The new Volvo EX90 represents the start of a new era for the company, in which it is settin a decisive course for a fully electric future, says Swedish auto maker Volvo Cars.
“Starting with the Volvo EX90, we’ll reveal one new fully electric car each year,” the company said after unveiling theEX90. “By 2030, we aim to sell only fully electric cars, one of the most ambitious electrification blueprints in the automotive industry and crucial to our ambition to be a climate-neutral company by 2040.”
Volvo revealed its new fully electric flagship SUV to the world in downtown Stockholm last week.
However, the car will be built in the USA starting next year and later also in China. By then, Volvo aims for those two production facilities to be climate-neutral.
“The Volvo EX90 is a statement for where we are, and where we are going,” said CEO Jim Rowan.“It’s fully electric with a range of up to 600 kilometres on a single charge, designed to further raise our safety standards, the first Volvo car to be truly defined by its software and part of a wider ecosystem, connecting to your home and your other devices. The Volvo EX90 is the start of something new for Volvo Cars in many ways.”
The Volvo EX90 has an “invisible shield” of safety enabled by our latest sensing technology, inside and outside. State-of-the art sensors such as cameras, radars and lidar are connected to the car’s high-performance core computers, where Nvidia Drive runs Volvo Cars’ in-house software to create a real-time, 360-degree view of the world.
The sensors are designed to see small objects hundreds of metres ahead, creating more time to inform, act and avoid. The sensors also contribute to improve the reliability and overall performance of the assisted driving function, Pilot Assist, with a new steering support function while changing lanes.
Inside, special sensors and cameras, powered by in-house-developed algorithms, gauge eye gaze concentration. The technology allows the Volvo EX90 to understand when a driver is distracted, drowsy or otherwise inattentive, beyond what has been possible in a Volvo car to date.
It’ll alert the driver, first softly nudging, then more insistent. And if the unthinkable happens and one falls asleep or taken ill while driving, the Volvo EX90 is designed to safely stop and call for help.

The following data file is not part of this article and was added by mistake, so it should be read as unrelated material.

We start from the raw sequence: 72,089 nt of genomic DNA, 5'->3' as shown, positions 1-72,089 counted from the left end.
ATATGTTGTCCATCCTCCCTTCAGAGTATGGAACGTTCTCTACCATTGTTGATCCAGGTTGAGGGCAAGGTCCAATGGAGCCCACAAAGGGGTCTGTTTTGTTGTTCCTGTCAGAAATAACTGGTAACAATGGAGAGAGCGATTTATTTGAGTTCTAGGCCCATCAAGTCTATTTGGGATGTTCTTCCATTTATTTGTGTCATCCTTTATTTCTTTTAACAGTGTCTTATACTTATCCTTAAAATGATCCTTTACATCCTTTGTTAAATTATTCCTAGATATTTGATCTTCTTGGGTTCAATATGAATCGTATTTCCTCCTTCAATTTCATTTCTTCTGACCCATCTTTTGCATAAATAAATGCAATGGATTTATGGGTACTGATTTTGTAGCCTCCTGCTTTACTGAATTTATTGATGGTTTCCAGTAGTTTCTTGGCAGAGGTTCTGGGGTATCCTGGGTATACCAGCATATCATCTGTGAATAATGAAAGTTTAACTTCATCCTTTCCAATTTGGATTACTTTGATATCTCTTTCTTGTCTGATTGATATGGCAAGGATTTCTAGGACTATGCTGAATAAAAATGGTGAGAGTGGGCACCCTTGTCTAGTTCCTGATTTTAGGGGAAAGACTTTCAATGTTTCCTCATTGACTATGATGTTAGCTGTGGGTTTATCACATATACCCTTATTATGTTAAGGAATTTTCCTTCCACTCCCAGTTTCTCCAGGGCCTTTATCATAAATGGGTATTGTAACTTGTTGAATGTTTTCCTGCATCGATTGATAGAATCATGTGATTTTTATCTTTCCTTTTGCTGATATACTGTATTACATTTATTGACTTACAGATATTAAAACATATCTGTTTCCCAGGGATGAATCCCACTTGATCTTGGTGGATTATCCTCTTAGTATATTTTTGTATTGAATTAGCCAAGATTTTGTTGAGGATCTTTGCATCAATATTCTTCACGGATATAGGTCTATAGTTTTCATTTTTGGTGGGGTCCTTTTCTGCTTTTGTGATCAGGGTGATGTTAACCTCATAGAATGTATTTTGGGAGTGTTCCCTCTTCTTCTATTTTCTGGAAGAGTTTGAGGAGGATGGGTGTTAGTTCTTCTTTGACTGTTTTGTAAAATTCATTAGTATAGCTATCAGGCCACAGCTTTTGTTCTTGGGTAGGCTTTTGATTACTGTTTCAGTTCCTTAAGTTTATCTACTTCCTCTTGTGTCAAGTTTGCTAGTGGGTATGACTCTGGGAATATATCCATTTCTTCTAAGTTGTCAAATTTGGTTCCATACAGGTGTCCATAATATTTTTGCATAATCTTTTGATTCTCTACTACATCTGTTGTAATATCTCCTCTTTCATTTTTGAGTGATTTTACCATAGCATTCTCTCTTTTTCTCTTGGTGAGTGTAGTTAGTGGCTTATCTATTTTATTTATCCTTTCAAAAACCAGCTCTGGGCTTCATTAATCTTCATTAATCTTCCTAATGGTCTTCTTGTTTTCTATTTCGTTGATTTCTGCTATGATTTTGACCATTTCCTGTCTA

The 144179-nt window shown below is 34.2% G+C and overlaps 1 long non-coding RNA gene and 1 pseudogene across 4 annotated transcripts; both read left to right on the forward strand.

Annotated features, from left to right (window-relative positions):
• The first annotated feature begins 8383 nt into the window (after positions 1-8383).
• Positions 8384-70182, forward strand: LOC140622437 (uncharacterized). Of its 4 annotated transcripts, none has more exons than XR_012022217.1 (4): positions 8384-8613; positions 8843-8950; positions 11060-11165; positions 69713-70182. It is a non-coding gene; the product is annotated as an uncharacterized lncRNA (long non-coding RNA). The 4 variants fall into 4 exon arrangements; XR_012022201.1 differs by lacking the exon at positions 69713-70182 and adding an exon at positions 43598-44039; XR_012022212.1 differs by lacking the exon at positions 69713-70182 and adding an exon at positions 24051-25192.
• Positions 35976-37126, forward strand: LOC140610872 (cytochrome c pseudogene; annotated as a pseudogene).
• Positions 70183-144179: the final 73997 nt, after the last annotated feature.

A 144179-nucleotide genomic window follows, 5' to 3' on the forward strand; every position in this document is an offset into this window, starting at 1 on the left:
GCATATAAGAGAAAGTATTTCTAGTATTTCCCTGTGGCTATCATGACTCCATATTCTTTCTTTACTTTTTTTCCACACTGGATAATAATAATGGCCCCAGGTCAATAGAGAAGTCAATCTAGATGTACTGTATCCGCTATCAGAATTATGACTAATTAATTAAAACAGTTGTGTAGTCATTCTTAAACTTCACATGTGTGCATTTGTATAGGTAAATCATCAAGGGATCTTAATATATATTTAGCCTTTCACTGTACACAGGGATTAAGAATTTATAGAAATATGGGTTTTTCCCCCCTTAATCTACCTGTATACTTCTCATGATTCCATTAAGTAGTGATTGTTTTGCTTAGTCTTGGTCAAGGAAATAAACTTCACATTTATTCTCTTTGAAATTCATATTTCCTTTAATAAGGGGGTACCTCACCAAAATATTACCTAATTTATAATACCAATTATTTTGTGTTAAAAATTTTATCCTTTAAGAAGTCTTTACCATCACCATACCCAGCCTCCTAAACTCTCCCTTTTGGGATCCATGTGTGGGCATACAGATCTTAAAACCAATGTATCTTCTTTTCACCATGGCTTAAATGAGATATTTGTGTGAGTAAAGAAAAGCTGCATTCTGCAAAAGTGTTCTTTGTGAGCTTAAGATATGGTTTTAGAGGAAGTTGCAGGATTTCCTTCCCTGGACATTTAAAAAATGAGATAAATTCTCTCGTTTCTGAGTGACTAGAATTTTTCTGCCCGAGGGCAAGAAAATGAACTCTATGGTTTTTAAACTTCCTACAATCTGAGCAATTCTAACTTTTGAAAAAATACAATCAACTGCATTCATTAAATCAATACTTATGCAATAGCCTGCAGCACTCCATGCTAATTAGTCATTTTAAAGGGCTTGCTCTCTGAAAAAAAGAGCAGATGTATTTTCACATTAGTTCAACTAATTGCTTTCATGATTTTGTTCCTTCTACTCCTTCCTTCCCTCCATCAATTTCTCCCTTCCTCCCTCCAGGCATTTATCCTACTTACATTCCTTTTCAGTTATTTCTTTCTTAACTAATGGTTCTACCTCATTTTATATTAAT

A core system – powered by Nvidia Drive AI platforms Xavier and Orin, Snapdragon Cockpit Platforms from Qualcomm Technologies and in-house-developed software by Volvo engineers – runs most of the core functions inside the car, from safety and infotainment to battery management. The result is a more responsive and enjoyable experience inside the car.
A 14.5-inch centre screen is the gateway to one of the best infotainment systems on offer, with Google built in. Google apps and services, including hands-free help from Google Assistant, Google Maps navigation and other apps on Google Play, all come built in. The displays in the Volvo EX90 help keep eyes on the road by offering the right information at the right time. The Volvo EX90 will also be compatible with wireless Apple CarPlay.
The Volvo EX90 will also come with phone key technology as standard. A smartphone serves as car key and automatically unlocks the car and starts a personal welcoming sequence as one approaches.
The initially available twin-motor all-wheel-drive version is powered by a 111kWh battery and two permanent magnet electric motors together delivering in its performance version 380kW (517hp) and 910Nm of torque.
The Volvo EX90 is the company’s first car to enable bi-directional charging. This means one can use the car battery as an extra energy supply, for example to power a home, other electric devices or another electric Volvo car. The car can charge from 10 to 80 per cent battery capacity in under 30 minutes.